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Health Promotions in Schools of Music

2004 Conference | Sponsors | University of North Texas | Performing Arts Medical Association

Music Education Liaison
Summary
Messages

Hearing Health
Education
Research

Vocal Health
Summary
PreConference Report 1
Preconference Report 2
Postconference Report

Neuromusculoskeletal
Health
Education
Research

Mental Health
Summary
Relationships
Teacher Stresses

Conclusion



MENTAL HEALTH REPORT

Teacher Burnout and Stress

Bernhard submitted the following literature synopsis:
Mental health care professionals attest to the fact that a college music student facesanxiety and stress, depression, substance abuse, relationship management, and career uncertainties (e.g., Jacobs & Dodd, 2003; Kitzrow, 2003).  A substantial body of research supports a syndrome of mental and physical “burnout” among members of the teaching profession (e.g., Byrne, 1999; Zabel & Zabel, 2001), including teachers of music (e.g., Scheib, 2004).
According to Vandenberghe and Huberman (1999), burnout is “a crisis of overworked and disillusioned human service workers” (p. 1). This syndrome has been categorized into three distinct and measurable components; emotional exhaustion, depersonalization, and reduced personal accomplishment (Maslach & Jackson, 1996), and may be exacerbated by classroom challenges including student behavior problems and lack of teaching experience (Byrne, 1999). Burnout may also be compounded by personal characteristics such as self-esteem (Byrne, 1999), personality, peer support (Jacobs & Dodd, 2003), and changes in patterns of sleep or diet (Ross, Niebling, & Heckert, 1999).  Music education research regarding burnout suggests that music teachers may face unique problems including large class sizes, scheduling challenges, lack of administrative support, itinerant teaching assignments and extra-curricular responsibilities (Gordon, 2000; Heston, Dedrick, Raschke, & Whitehead, 1996; Krueger, 2000; Scheib, 2003; 2004).

When considering the combined sources of stress associated with general college life and teacher burnout, students who prepare to teach music may experience unique needs. For example, Hamann and Daugherty (1985) found that college music students reported concern for issues including lack of personal goals, overload of academic classes, and lack of direct experience with projected professional roles.
In a national survey of teacher education institutions, Kapel, Gerber, and Reiff (1988) found that most state accrediting agencies did not require evidence of mental fitness for future teachers. While further research is needed to clarify the unique mental health needs of music education majors, established measures such as The Maslach Burnout Inventory (Maslach, Jackson, & Schwab, 1996) and College Student Survey (Gold, Bachelor, & Michael, 1989) may be useful in assessing initial levels of burnout among our students.
Prevention and treatment of burnout have received less empirical study than causes and predictors, but evidence exists that mind and body relaxation exercises (Deckro, et al., 2002) as well as guided imagery and tai chi chuan (Cai, 2000) may be helpful in reducing and controlling stress among college students. Lyman and Benedik (1999) suggested that campus-sponsored health fairs should be used to offer free screenings and to promote mind and body awareness. In conjunction with additional research, this information may enable teacher educators and school music administrators to offer appropriate assistance for alleviating current burnout and preventing future burnout among music education majors.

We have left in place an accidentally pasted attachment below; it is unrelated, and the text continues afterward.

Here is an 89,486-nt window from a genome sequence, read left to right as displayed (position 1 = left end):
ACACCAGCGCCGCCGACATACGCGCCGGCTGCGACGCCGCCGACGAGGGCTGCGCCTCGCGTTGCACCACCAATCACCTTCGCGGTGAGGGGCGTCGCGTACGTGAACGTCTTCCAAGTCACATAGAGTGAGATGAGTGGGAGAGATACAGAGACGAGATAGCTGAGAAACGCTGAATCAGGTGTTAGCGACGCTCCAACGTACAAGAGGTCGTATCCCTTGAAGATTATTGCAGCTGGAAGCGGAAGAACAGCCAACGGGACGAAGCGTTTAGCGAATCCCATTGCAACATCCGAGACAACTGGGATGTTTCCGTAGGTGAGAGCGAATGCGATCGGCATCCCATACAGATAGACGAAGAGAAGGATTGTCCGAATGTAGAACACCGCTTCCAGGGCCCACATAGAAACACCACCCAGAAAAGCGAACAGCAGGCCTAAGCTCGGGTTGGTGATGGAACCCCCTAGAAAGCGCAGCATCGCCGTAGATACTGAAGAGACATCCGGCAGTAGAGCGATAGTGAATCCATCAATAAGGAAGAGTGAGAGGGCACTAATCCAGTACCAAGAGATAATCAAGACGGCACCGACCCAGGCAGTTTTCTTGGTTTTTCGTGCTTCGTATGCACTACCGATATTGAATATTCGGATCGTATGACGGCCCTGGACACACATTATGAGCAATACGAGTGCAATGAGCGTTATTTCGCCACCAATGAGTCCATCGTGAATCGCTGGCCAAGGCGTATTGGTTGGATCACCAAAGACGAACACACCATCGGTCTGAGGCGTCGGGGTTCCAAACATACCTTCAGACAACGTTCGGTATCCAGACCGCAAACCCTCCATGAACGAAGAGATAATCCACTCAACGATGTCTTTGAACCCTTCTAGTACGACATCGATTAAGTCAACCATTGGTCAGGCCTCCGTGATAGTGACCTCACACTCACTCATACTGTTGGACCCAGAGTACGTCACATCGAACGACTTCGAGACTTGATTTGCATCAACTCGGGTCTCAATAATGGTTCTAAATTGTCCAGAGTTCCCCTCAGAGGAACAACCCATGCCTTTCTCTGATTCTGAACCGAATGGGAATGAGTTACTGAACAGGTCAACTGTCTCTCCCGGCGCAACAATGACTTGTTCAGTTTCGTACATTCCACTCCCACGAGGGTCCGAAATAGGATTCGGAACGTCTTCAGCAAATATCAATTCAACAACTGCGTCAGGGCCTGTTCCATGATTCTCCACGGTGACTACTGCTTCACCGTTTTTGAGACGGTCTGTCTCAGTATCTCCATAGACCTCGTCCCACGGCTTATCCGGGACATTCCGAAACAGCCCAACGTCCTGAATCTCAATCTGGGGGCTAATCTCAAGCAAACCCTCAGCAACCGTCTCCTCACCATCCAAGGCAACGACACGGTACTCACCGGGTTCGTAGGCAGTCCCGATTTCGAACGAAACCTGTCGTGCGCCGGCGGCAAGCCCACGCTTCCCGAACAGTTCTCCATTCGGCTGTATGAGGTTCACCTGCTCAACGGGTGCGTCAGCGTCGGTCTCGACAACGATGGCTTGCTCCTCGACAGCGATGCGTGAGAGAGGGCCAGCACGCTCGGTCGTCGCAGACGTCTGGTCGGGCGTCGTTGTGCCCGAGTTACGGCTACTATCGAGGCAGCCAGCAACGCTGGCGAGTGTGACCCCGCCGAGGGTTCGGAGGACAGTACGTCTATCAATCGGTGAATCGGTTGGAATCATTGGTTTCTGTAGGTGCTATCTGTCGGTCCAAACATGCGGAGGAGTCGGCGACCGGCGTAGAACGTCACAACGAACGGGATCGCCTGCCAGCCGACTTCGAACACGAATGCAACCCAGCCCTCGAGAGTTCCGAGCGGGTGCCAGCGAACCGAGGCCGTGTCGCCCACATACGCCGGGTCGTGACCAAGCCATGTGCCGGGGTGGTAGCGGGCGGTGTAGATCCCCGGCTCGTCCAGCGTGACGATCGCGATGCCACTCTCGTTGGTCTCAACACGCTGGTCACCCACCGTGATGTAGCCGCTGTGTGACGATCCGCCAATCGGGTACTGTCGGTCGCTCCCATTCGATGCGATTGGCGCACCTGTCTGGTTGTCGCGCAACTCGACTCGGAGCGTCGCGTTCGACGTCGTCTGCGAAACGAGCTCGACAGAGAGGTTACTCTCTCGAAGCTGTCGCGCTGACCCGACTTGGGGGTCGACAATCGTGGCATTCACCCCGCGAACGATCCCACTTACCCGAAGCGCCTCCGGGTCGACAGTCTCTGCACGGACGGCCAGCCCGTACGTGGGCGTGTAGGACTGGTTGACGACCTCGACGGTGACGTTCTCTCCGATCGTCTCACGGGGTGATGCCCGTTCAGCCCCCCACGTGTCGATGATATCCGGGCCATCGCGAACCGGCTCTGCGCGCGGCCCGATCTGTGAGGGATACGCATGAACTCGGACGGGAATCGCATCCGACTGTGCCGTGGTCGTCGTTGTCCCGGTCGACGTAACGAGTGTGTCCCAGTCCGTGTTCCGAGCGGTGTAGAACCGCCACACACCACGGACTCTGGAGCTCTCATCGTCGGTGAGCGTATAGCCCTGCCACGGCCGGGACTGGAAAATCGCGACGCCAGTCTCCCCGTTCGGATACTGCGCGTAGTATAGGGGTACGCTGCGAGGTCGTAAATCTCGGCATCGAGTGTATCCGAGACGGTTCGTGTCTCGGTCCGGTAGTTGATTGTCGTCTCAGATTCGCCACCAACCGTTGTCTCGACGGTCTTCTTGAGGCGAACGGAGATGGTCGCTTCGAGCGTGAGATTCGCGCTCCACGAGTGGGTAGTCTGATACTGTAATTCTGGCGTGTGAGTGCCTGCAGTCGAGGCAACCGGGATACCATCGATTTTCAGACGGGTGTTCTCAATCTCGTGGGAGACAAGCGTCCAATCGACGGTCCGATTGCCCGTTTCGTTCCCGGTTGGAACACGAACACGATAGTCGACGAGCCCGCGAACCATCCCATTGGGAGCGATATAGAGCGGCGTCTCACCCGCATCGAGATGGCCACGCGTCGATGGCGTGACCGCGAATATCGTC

Recommendations

1.  A review of research literature should be conducted to identify issues related to the mental health needs of university music majors. The review should include general student concerns (e.g., anxiety, stress, depression, substance abuse, relationships, and personal independence), unique music major concerns (e.g., performance anxiety, teacher burnout, career options, teacher-student tensions, conductor-ensemble member tensions, conflicts between individual needs and ensemble personnel needs) and any possible interactions.
2. Printed literature related to mental health and music should be created and distributed to K-12 and higher education music programs.
3. Partnerships should be established among music programs, school counseling centers, and off-campus health institutions to work cooperatively on issues related to mental health and music.
4. Music Education majors should receive instruction for identifying and addressing students'
mental health needs and potential risks of teacher burnout.  Teacher education units should objectively assess and evaluate mental fitness of pre-service teaching candidates.
5.  Music majors should receive instruction regarding potential risks of performance anxiety, as well as coping strategies.
 6.  Music majors should receive instruction regarding academic complexities and challenges that are unique to the program (e.g., “ghost credits” for many course requirements and extra-curricular performance expectations), as well as strategies for coping with these challenges.
7. All university students should receive instruction regarding methods for establishing and maintaining mental health. Topics should include organizational, interpersonal, intra-personal, and study skills, as well as sound practices for sleep, diet, and exercise.

8. Further research is needed to identify and/or develop valid and reliable measures of mental health for musicians
(e.g., Maslach Burnout Inventory). Research is also needed to enhance current knowledge regarding variables related to or causing mental health problems in music performance, teaching, and learning.